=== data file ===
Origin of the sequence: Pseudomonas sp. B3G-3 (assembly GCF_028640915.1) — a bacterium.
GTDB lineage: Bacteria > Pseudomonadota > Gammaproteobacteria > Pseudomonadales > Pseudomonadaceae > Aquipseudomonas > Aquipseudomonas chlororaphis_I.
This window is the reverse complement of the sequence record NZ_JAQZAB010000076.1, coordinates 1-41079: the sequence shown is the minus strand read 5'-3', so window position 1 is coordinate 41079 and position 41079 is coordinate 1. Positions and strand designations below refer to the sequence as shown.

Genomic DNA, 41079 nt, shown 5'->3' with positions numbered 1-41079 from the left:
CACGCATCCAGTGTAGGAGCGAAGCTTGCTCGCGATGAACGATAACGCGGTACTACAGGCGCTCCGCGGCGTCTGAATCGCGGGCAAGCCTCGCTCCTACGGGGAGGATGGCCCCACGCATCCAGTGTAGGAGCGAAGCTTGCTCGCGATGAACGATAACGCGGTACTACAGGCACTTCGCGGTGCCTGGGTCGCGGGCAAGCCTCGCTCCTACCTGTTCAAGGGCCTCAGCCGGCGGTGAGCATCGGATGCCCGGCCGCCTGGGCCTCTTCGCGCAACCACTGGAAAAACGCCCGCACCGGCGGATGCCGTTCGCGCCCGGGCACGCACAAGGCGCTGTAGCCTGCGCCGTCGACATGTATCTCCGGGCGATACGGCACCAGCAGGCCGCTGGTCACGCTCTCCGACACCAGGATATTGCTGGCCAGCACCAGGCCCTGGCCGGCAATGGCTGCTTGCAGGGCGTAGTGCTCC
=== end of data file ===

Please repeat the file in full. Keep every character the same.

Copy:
Origin of the sequence: Pseudomonas sp. B3G-3 (assembly GCF_028640915.1) — a bacterium.
GTDB lineage: Bacteria > Pseudomonadota > Gammaproteobacteria > Pseudomonadales > Pseudomonadaceae > Aquipseudomonas > Aquipseudomonas chlororaphis_I.
This window is the reverse complement of the sequence record NZ_JAQZAB010000076.1, coordinates 1-41079: the sequence shown is the minus strand read 5'-3', so window position 1 is coordinate 41079 and position 41079 is coordinate 1. Positions and strand designations below refer to the sequence as shown.

Genomic DNA, 41079 nt, shown 5'->3' with positions numbered 1-41079 from the left:
CACGCATCCAGTGTAGGAGCGAAGCTTGCTCGCGATGAACGATAACGCGGTACTACAGGCGCTCCGCGGCGTCTGAATCGCGGGCAAGCCTCGCTCCTACGGGGAGGATGGCCCCACGCATCCAGTGTAGGAGCGAAGCTTGCTCGCGATGAACGATAACGCGGTACTACAGGCACTTCGCGGTGCCTGGGTCGCGGGCAAGCCTCGCTCCTACCTGTTCAAGGGCCTCAGCCGGCGGTGAGCATCGGATGCCCGGCCGCCTGGGCCTCTTCGCGCAACCACTGGAAAAACGCCCGCACCGGCGGATGCCGTTCGCGCCCGGGCACGCACAAGGCGCTGTAGCCTGCGCCGTCGACATGTATCTCCGGGCGATACGGCACCAGCAGGCCGCTGGTCACGCTCTCCGACACCAGGATATTGCTGGCCAGCACCAGGCCCTGGCCGGCAATGGCTGCTTGCAGGGCGTAGTGCTCC